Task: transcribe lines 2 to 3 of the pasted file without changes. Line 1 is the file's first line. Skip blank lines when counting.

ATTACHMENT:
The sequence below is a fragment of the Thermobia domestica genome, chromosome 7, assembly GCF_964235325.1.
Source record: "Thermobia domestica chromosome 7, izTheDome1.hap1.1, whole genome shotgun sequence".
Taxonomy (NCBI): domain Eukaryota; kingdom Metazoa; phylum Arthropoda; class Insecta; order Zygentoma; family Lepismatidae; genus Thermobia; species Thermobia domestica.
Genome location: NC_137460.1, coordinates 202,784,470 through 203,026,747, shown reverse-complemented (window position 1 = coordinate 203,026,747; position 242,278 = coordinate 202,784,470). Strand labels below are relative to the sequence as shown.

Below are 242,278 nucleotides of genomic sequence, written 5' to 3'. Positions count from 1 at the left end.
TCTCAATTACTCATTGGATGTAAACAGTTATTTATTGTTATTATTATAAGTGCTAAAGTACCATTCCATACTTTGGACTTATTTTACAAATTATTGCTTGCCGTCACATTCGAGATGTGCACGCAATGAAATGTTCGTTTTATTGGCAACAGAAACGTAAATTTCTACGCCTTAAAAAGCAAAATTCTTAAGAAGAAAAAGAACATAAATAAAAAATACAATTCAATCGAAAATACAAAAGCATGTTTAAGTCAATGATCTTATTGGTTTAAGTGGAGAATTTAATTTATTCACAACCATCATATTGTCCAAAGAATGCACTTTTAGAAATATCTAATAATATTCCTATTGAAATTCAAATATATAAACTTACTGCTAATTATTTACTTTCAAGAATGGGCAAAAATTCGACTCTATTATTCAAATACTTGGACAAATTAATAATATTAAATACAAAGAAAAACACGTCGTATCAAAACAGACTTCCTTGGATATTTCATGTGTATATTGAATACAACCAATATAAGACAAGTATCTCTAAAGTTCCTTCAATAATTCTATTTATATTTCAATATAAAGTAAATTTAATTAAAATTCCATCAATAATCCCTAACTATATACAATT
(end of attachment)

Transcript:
Source record: "Thermobia domestica chromosome 7, izTheDome1.hap1.1, whole genome shotgun sequence".
Taxonomy (NCBI): domain Eukaryota; kingdom Metazoa; phylum Arthropoda; class Insecta; order Zygentoma; family Lepismatidae; genus Thermobia; species Thermobia domestica.